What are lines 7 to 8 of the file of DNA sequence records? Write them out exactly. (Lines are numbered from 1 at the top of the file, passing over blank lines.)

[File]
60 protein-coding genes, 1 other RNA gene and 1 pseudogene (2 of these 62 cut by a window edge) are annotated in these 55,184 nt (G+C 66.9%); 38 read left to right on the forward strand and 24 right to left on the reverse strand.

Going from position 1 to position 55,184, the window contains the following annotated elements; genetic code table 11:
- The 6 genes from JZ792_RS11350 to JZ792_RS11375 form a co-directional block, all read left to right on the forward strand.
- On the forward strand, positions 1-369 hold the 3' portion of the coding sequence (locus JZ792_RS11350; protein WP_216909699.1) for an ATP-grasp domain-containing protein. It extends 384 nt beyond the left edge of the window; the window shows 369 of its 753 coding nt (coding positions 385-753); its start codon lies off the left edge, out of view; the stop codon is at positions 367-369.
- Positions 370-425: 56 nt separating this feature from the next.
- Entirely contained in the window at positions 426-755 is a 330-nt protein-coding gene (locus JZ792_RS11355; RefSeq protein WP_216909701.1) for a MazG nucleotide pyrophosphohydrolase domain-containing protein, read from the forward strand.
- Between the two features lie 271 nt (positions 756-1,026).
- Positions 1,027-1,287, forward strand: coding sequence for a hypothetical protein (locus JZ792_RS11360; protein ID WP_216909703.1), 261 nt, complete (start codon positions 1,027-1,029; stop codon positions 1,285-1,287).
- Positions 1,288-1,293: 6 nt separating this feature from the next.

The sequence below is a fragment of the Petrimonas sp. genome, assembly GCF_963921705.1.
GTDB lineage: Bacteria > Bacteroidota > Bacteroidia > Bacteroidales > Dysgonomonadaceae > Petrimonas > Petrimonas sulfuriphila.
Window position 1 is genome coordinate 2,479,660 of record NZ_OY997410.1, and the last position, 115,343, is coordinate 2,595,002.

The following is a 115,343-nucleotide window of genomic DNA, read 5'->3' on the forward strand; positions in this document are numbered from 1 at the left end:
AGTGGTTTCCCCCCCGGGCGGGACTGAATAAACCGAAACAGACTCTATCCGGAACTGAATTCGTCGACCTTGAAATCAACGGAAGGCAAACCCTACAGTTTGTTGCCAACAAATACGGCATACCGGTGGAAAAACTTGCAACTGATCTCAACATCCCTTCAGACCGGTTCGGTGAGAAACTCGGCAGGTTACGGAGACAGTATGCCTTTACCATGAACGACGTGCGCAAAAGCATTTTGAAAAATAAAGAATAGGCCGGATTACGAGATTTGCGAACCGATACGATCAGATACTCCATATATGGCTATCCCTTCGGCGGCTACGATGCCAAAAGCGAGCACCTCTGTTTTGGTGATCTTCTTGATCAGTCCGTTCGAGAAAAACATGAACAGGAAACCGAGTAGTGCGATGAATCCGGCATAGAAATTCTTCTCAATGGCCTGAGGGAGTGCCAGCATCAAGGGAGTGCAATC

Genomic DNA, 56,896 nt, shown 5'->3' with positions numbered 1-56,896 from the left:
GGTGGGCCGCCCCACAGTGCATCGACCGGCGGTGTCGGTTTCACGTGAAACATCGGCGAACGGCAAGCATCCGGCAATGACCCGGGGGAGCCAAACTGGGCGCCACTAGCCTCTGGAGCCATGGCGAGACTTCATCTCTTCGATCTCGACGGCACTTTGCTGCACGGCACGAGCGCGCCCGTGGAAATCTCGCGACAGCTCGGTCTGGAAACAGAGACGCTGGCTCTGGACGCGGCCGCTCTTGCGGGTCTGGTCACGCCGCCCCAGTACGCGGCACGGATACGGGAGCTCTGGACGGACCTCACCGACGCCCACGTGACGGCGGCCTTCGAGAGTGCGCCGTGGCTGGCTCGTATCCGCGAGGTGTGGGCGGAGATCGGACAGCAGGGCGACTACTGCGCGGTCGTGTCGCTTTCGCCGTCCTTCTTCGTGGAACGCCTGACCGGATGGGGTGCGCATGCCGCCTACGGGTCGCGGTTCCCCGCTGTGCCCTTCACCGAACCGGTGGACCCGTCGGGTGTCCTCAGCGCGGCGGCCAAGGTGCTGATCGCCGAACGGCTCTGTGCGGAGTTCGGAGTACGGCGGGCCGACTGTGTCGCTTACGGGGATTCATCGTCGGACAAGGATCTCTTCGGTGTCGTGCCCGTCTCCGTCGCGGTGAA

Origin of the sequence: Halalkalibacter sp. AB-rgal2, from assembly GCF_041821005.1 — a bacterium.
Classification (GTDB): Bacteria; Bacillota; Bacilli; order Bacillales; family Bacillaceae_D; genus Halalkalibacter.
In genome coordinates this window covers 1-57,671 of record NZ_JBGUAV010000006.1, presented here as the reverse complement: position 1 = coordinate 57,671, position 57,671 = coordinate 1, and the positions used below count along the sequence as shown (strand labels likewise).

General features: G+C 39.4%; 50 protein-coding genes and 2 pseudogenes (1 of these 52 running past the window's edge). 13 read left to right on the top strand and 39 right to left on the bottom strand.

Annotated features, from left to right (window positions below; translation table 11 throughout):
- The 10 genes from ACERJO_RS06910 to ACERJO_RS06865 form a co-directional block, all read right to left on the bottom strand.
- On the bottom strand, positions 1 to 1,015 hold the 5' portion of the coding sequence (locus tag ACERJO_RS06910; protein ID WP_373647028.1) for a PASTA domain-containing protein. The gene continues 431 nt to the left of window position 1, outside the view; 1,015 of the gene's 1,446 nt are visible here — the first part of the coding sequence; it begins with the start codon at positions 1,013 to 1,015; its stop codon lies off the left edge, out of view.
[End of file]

- Between the two features lie 271 nt (positions 756-1,026).
- Positions 1,027-1,287, forward strand: coding sequence for a hypothetical protein (locus JZ792_RS11360; protein ID WP_216909703.1), 261 nt, complete (start codon positions 1,027-1,029; stop codon positions 1,285-1,287).